The Australian Energy Market Operator has warned the national grid will need at least 30GW of new wind and solar capacity to replace outgoing coal power plants over the next two decades, and could require up to 47GW if governments got serious about climate change.
The figures were unveiled last week in AEMO’s draft Integrated System Plan, which details grid transformation scenarios ranging from “slow change” through to “step change” – what must happen if we listen to scientific experts and try to keep average global warming as close as possible to 1.5°C.
In this scenario, AEMO outlines a plan to reach around 90 per cent renewables by 2040, via at least 30GW of new wind and solar – and up to 47GW – and significant amounts of dispatchable capacity.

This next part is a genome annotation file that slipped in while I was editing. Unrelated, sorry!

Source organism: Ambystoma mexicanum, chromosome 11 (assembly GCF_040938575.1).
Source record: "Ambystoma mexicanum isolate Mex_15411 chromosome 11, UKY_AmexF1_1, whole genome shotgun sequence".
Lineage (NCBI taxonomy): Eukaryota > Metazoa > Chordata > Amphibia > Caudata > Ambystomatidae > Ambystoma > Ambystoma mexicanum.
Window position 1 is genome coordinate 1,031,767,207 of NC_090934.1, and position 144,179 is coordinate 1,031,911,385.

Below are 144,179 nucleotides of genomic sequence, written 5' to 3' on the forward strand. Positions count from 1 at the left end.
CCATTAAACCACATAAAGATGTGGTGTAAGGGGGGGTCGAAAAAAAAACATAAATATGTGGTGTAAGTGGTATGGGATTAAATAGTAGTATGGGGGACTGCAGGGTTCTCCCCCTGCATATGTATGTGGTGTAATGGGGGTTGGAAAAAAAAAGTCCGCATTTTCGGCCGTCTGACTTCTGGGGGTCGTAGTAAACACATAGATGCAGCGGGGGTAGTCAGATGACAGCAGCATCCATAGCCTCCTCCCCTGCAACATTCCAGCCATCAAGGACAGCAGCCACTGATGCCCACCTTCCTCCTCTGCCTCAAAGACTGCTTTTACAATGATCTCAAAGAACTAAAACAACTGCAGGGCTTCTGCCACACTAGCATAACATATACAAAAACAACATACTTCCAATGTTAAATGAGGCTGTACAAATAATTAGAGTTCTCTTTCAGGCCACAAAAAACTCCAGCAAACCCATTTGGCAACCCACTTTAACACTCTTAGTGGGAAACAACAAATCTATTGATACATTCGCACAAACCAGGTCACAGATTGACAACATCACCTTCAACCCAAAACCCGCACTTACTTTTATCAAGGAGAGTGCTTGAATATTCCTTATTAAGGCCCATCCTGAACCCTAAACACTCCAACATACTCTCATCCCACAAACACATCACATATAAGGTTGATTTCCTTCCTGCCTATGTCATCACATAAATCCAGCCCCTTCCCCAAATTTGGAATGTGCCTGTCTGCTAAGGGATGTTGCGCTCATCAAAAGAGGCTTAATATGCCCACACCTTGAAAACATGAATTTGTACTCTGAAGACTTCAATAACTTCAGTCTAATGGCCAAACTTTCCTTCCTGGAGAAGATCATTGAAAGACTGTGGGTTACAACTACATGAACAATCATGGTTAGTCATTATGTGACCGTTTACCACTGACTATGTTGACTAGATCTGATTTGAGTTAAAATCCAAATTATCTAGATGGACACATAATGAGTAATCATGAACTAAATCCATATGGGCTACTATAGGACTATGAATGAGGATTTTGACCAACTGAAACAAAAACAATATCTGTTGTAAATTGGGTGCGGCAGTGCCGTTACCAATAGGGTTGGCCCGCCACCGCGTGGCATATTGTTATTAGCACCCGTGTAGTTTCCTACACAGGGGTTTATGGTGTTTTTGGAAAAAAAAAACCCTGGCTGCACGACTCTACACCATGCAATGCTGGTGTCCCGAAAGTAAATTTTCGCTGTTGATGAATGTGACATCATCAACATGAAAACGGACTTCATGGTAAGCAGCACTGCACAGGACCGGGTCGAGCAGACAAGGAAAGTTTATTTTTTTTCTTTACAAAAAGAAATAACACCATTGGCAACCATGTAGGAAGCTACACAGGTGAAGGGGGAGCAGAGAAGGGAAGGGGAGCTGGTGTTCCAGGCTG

The bulk of this new capacity would come from large-scale wind and solar, AEMO says, supported by distributed (mostly rooftop) solar, hydro power, and “dispatchable” technologies like big batteries, and “virtual power plants”. Black and brown coal, meanwhile, are virtually eliminated from the grid, and gas is priced out by cheaper and more efficient storage technologies.
Whatever the scenario, the key message is that urgent action is needed. The draft ISP – which expands a the first version delivered late last year, and which won’t be finalised until the middle of 2020 – identifies a series of urgent actions needed to accommodate the inevitable switch to wind, solar and storage, even if the pace of that transition differs in varying scenarios.
“The Draft 2020 ISP sets out how to build a least-cost system for Australia, but for consumers to receive the full benefit of the plan, important additional work on market design and infrastructure funding options needs to be undertaken,” AEMO chief Audrey Zibelman said in a statement accompanying the report.